Two Ohio men who appeared in a video that showed a blackface doll hanging from a noose have resigned from their jobs as highway workers at the Hancock County Engineer’s Office.
The employees, Jacob Dick and Owen Stewart, resigned on Wednesday after County Engineer Doug Cade received a complaint regarding the video—which was posted on Twitter by a third person who was not linked to the office—Ohio daily The Courier reported.
According to the newspaper, Dick and Stewart can be seen in the clip which features a white doll with its face painted brown hanging from the ceiling by a noose. An unidentified male voice can also reportedly be heard uttering a racial slur in the footage. The Courier decided not to publish the video which now appears to have been taken down.
Cade said the video was “inappropriate” while noting that such behaviour did not meet the levels of “professionalism, accountability and integrity” that the office—which is located around 50 miles south of Toledo—expected of its employees.
“Our office does not tolerate any kind of behavior like that from our employees,” Cade told The Courier. The County Engineer said both employees chose to resign after he informed them about his knowledge of the video.
“We brought those employees in and confronted them with that information,” Cade told WNWO. “They both chose to resign, as a result of that complaint. It’s completely unacceptable.”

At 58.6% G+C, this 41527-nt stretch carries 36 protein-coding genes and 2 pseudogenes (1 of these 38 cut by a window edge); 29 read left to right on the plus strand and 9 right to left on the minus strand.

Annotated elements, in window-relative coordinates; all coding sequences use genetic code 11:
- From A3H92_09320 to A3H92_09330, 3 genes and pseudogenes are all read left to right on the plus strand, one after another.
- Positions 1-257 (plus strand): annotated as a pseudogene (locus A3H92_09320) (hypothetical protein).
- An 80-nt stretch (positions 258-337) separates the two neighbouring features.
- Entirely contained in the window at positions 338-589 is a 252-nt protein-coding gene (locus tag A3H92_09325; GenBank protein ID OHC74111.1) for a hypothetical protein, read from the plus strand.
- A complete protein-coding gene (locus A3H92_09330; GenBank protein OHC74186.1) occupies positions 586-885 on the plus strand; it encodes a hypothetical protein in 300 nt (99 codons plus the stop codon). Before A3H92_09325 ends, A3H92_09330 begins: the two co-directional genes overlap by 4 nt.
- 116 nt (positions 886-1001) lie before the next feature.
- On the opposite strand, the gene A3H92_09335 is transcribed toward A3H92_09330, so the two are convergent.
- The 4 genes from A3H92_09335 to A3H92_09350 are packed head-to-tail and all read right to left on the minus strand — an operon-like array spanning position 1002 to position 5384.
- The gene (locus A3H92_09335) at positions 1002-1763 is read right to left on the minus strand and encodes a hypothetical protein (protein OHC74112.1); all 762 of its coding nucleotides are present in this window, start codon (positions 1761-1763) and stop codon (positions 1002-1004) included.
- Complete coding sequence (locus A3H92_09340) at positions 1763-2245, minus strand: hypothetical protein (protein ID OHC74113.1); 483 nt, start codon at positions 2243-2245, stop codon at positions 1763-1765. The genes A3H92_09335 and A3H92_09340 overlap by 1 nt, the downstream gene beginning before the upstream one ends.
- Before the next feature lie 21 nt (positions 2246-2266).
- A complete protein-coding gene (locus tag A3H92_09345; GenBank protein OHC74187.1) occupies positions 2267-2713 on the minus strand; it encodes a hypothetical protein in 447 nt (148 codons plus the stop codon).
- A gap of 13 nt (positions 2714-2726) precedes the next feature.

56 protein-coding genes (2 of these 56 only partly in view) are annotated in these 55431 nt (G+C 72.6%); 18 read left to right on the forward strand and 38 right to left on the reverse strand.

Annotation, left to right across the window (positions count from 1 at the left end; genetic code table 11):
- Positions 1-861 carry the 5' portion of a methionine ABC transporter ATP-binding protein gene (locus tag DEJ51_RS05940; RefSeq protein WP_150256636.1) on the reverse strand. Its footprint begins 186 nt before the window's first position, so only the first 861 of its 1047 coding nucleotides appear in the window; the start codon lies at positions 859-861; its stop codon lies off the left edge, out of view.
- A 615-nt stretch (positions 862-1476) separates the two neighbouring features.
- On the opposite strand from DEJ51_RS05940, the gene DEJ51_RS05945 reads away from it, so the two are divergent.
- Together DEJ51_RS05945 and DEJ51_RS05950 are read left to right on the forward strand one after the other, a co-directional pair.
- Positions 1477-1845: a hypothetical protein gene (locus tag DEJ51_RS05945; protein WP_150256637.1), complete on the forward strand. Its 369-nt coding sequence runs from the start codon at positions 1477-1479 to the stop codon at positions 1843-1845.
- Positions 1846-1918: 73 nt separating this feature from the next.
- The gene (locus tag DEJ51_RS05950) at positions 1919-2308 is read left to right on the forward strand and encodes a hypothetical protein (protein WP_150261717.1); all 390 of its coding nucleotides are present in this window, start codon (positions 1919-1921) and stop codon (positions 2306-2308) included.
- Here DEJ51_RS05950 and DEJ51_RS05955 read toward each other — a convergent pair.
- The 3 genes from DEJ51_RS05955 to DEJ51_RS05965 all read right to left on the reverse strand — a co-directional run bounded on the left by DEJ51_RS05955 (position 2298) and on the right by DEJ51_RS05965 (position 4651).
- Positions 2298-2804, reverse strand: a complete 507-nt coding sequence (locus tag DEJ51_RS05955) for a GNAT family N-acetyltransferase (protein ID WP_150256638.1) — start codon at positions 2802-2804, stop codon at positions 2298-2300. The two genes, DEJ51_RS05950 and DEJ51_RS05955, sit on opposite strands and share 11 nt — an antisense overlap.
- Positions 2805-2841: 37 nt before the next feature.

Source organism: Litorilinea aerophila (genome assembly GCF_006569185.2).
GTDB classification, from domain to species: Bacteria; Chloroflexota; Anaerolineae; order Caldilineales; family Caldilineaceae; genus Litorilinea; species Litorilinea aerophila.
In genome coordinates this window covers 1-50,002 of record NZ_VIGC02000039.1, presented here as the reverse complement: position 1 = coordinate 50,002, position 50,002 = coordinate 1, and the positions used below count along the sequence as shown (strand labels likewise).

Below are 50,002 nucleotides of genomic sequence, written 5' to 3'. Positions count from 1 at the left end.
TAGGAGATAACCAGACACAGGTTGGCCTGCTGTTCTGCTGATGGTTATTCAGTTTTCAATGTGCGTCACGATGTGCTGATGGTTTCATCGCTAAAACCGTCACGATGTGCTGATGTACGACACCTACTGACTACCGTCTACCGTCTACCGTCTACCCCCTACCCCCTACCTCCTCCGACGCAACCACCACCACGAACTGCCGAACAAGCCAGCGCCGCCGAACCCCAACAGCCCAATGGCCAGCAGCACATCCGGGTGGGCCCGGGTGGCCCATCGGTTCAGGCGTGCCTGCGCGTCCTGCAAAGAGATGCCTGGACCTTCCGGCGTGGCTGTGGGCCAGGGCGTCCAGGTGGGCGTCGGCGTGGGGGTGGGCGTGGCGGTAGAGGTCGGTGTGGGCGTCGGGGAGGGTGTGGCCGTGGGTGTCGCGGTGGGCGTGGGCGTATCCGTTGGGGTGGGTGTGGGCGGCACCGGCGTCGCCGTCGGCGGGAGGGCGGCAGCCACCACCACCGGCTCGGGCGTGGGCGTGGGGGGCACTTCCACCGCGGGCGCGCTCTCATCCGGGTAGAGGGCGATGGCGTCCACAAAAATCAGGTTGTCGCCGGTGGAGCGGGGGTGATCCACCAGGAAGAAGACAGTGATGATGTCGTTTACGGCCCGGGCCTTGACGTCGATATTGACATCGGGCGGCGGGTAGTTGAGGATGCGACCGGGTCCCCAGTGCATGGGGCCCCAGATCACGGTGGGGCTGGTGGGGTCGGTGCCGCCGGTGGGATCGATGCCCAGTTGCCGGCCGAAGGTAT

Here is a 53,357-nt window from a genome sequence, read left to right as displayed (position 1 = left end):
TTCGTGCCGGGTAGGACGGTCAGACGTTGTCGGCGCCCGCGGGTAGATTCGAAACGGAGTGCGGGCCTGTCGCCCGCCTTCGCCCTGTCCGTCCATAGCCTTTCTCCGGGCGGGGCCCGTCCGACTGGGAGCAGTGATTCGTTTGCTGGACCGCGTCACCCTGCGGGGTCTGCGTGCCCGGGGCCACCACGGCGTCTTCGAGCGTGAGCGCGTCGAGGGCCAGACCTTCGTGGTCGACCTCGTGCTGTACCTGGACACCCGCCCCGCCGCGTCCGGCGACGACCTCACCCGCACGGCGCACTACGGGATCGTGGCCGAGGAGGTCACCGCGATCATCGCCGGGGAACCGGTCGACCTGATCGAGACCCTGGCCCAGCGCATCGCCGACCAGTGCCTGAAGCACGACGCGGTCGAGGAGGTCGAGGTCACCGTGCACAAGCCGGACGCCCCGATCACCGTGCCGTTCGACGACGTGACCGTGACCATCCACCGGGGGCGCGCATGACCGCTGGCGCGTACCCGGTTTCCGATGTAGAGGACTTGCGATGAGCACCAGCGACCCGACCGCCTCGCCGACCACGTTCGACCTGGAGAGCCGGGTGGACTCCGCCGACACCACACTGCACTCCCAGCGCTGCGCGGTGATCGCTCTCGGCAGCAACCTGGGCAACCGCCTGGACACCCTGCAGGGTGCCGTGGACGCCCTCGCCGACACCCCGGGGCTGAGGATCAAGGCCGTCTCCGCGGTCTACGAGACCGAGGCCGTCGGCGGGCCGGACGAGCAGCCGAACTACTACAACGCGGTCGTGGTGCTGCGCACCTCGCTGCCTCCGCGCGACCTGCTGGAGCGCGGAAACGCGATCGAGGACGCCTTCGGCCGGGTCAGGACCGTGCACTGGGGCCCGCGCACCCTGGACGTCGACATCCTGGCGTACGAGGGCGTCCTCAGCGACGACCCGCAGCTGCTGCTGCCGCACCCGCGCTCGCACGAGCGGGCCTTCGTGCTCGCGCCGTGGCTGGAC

Stewart had been working at the engineer’s office since August, while Dick had only joined last month. As highway workers, they were responsible for various tasks, such as operating snowplows.
In recent months, several reports of racially charged incidents involving nooses have emerged.
In September, nine black former and current General Motors employees filed a lawsuit against the car manufacturer for allegedly failing to address various racist incidents, including one in which a noose was found hanging in GM’s Toledo factory.
In November, two nooses were found hanging from trees outside the Mississippi Capitol building, alongside hate signs, just a day before the run-off election between Democrat Mike Espy and Trump-endorsed Republican Cindy Hyde-Smith. In the run-up to the election, Hyde-Smith was caught on camera saying to a supporter: “If he invited me to a public hanging, I’d be in the front row.”
Also in November, a Mississippi man sparked outrage after a picture emerged of him wearing a controversial T-shirt as he was casting his vote for the midterms. The clothing was emblazoned with the image of a Confederate flag with a noose in the middle and the words “Mississippi Justice.”